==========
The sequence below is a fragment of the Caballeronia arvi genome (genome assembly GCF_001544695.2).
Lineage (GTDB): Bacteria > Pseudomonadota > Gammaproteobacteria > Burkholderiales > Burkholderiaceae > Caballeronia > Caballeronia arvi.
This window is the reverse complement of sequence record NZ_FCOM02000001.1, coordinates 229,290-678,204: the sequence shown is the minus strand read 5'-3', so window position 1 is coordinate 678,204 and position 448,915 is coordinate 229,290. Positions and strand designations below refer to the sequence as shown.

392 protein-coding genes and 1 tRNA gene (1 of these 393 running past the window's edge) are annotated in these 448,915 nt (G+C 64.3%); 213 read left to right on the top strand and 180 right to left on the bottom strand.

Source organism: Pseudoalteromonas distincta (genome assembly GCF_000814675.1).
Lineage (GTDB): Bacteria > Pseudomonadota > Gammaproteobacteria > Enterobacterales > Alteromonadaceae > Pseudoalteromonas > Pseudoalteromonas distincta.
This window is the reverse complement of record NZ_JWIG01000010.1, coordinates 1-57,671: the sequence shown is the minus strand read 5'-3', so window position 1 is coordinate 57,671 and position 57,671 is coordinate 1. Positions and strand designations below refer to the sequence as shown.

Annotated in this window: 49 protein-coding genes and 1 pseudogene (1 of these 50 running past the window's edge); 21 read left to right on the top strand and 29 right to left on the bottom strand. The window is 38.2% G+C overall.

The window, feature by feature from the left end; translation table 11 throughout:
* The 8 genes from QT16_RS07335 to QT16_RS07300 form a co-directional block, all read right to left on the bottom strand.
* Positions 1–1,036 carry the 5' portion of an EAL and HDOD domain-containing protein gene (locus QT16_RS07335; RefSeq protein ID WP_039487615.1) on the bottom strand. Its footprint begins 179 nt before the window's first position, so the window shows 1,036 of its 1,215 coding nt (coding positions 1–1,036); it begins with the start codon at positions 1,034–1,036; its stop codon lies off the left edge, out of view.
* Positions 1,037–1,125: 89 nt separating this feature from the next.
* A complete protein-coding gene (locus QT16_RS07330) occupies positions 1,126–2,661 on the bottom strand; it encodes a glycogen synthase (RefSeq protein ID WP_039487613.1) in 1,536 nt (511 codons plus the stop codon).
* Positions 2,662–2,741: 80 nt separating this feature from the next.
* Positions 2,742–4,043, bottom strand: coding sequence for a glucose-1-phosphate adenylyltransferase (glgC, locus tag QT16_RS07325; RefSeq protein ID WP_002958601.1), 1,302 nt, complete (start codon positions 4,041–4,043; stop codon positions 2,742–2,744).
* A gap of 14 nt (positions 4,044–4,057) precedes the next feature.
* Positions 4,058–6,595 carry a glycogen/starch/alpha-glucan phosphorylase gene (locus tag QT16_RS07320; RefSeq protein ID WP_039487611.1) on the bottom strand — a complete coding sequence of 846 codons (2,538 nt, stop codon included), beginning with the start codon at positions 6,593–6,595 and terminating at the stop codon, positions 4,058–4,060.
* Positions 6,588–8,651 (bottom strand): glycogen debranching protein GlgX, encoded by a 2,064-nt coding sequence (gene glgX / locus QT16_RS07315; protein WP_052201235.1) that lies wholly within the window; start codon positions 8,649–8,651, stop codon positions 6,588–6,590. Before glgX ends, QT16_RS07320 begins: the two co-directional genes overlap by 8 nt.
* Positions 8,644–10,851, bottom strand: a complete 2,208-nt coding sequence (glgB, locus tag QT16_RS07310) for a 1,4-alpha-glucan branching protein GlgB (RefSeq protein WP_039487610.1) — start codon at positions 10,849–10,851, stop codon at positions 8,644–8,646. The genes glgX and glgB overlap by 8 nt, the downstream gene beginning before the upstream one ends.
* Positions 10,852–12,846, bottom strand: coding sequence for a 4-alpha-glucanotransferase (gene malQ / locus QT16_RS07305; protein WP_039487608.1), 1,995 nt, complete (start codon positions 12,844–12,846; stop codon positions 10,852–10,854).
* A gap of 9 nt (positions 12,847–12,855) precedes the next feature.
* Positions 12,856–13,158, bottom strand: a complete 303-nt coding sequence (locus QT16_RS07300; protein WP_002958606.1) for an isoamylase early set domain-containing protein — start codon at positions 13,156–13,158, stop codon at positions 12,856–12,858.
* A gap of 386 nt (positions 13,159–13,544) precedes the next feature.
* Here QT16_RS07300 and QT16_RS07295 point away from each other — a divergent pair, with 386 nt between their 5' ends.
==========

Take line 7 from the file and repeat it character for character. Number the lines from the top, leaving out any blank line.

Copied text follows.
This window is the reverse complement of record NZ_JWIG01000010.1, coordinates 1-57,671: the sequence shown is the minus strand read 5'-3', so window position 1 is coordinate 57,671 and position 57,671 is coordinate 1. Positions and strand designations below refer to the sequence as shown.